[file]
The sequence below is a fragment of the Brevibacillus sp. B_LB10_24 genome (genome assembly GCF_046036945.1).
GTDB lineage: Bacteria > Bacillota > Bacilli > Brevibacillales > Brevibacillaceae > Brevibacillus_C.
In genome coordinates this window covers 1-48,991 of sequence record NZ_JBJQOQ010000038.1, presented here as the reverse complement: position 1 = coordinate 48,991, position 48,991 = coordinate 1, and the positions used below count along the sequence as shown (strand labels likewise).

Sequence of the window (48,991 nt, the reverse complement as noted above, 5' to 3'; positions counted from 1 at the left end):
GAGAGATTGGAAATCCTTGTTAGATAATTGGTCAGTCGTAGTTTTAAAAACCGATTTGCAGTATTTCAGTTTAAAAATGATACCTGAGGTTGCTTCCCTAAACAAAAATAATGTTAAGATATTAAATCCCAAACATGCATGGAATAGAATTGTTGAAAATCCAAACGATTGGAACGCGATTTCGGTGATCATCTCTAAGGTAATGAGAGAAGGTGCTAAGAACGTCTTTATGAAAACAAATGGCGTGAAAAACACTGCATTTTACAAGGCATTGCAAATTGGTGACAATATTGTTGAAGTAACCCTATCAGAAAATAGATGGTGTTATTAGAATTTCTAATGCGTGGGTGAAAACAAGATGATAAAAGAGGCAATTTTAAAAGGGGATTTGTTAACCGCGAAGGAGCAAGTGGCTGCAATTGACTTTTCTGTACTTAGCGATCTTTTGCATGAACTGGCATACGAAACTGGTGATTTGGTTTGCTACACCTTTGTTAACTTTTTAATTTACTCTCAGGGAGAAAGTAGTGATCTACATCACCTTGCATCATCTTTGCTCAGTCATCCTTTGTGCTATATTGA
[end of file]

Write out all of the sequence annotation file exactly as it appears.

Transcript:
The sequence below is a fragment of the Brevibacillus sp. B_LB10_24 genome (genome assembly GCF_046036945.1).
GTDB lineage: Bacteria > Bacillota > Bacilli > Brevibacillales > Brevibacillaceae > Brevibacillus_C.
In genome coordinates this window covers 1-48,991 of sequence record NZ_JBJQOQ010000038.1, presented here as the reverse complement: position 1 = coordinate 48,991, position 48,991 = coordinate 1, and the positions used below count along the sequence as shown (strand labels likewise).

Sequence of the window (48,991 nt, the reverse complement as noted above, 5' to 3'; positions counted from 1 at the left end):
GAGAGATTGGAAATCCTTGTTAGATAATTGGTCAGTCGTAGTTTTAAAAACCGATTTGCAGTATTTCAGTTTAAAAATGATACCTGAGGTTGCTTCCCTAAACAAAAATAATGTTAAGATATTAAATCCCAAACATGCATGGAATAGAATTGTTGAAAATCCAAACGATTGGAACGCGATTTCGGTGATCATCTCTAAGGTAATGAGAGAAGGTGCTAAGAACGTCTTTATGAAAACAAATGGCGTGAAAAACACTGCATTTTACAAGGCATTGCAAATTGGTGACAATATTGTTGAAGTAACCCTATCAGAAAATAGATGGTGTTATTAGAATTTCTAATGCGTGGGTGAAAACAAGATGATAAAAGAGGCAATTTTAAAAGGGGATTTGTTAACCGCGAAGGAGCAAGTGGCTGCAATTGACTTTTCTGTACTTAGCGATCTTTTGCATGAACTGGCATACGAAACTGGTGATTTGGTTTGCTACACCTTTGTTAACTTTTTAATTTACTCTCAGGGAGAAAGTAGTGATCTACATCACCTTGCATCATCTTTGCTCAGTCATCCTTTGTGCTATATTGA